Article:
His father was a crane operator in the construction business and his mother a traditional homemaker. The religion was Catholic, naturally, and parental rules were strictly enforced by a father who, as a man of his times, favored corporal punishment to keep the offspring in line (a practice Scaramucci has eschewed in the raising of his own five children). Despite being raised in a strict household, Scaramucci looks back on his childhood fondly.

“It was a great upbringing and I got very lucky,” he remarks. “I was in a very good public school system, I did well academically and was able to get myself into Tufts and Harvard. Those were big decisions at that time because the family didn’t have a lot of money and the guidance counselors in the public school referred my parents to one of the state universities because of our income. But I made the decision to go to Tufts and make a bet on myself. I think that made a big difference.”

Among other characteristics, Scaramucci inherited his father’s work ethic as a man who got up early each morning, “worked his ass off” and never complained. From his mother, he inherited his math and analytic skills.

Scaramucci enrolled at Tufts University in Medford, Mass., to study economics without a clear vision of how he would apply that education in the professional world. He spent half of his junior year at the London School of Economics. Still, his professional goals remained “fairly amorphous.”

“I didn’t really have an identification of what I wanted to do, until my junior year when I learned that starting salaries for law firms were $65,000 a year,” he recalls. “My dad was making about $30,000 as a construction worker, and I remember thinking to myself, ‘This is more money than my dad makes by a factor of two. I am going to go to law school and that will solve any financial anxiety that I might have in the future.’ I would like to tell you that it was more analytical than that, but it really wasn’t.”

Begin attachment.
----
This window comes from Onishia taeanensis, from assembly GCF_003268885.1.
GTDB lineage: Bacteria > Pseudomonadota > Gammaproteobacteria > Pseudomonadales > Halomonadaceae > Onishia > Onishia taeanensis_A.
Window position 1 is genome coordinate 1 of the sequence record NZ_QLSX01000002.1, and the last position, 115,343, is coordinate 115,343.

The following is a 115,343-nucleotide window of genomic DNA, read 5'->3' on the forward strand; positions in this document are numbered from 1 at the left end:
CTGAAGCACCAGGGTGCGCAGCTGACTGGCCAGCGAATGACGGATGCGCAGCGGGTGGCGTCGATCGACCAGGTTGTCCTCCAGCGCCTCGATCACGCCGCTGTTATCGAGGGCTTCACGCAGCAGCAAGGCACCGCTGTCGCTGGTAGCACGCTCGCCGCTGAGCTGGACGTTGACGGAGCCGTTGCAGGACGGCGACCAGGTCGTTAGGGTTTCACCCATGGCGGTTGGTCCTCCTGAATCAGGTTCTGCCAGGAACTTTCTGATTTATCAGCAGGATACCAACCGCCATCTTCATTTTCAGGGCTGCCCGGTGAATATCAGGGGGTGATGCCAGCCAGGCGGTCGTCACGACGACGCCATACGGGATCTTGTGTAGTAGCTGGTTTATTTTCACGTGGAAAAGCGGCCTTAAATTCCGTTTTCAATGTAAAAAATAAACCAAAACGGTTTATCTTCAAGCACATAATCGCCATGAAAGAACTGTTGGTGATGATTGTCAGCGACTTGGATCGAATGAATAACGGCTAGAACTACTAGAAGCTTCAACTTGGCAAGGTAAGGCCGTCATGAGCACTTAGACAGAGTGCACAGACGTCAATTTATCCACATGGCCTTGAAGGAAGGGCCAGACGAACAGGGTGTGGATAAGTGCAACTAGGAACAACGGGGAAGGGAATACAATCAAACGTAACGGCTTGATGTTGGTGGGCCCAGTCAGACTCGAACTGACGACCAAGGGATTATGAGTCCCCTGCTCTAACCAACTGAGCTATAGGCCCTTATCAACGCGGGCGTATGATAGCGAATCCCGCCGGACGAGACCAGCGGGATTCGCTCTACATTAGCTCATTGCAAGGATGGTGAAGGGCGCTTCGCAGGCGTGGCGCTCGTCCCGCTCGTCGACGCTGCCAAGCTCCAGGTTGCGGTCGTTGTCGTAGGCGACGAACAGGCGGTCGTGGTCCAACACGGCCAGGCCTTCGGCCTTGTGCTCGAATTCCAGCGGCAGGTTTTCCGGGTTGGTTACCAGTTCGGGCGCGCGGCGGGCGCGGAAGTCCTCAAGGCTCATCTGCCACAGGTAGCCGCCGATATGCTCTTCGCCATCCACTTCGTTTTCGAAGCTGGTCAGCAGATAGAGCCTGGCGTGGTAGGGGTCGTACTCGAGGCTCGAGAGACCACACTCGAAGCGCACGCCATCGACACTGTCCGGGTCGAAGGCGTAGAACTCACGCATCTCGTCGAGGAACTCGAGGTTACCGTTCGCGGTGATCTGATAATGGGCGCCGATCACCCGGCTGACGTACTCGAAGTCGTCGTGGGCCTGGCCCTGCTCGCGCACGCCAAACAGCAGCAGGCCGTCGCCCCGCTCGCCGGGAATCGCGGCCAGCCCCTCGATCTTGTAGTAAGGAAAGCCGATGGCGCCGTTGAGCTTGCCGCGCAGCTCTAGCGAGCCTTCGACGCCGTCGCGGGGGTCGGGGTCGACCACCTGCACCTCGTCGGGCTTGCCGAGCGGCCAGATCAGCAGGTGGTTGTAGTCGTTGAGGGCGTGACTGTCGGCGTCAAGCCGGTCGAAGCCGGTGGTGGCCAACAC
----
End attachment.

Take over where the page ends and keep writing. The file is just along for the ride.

What Scaramucci learned in law school was that he didn’t want to be a lawyer. Rather, he found his way to Goldman Sachs and became an investment banker, where he turned in a “terrible” job performance and was fired before he reached two years and was shown the door with an $11,000 severance check in hand.

“It was humiliating. I was a walking junk bond,” Scaramucci likes to say.

He started looking for new work, only to find there was a job opening at Goldman Sachs in sales. He called the Goldman executive who had fired him and was referred to the proper person for the job. Scaramucci was rehired by Goldman on March 28, 1992, and applied his skills to much greater effect this round. He remained with the Wall Street firm until 1996, when he co-founded Oscar Capital Management, an asset and fund management company.

In 2001, Oscar Capital was sold to Neuberger Berman, and upon Neuberger Berman’s sale to Lehman Bros. in 2003, Scaramucci served as a managing director in the firm’s investment management division, until departing in 2005 to establish SkyBridge Capital.


It was at Tufts that Scaramucci made the acquaintance of a professor named Sol Gittleman, now 88 and still in contact with his once wayward student. Gittleman recognized that Scaramucci had good grades and ranked as a good athlete but wasn’t applying himself with the kind of intensity that led to professional success. Gittleman called him on his lackluster academic effort. The professor’s words landed like a Nolan Ryan fastball and permanently changed Mooch’s attitude.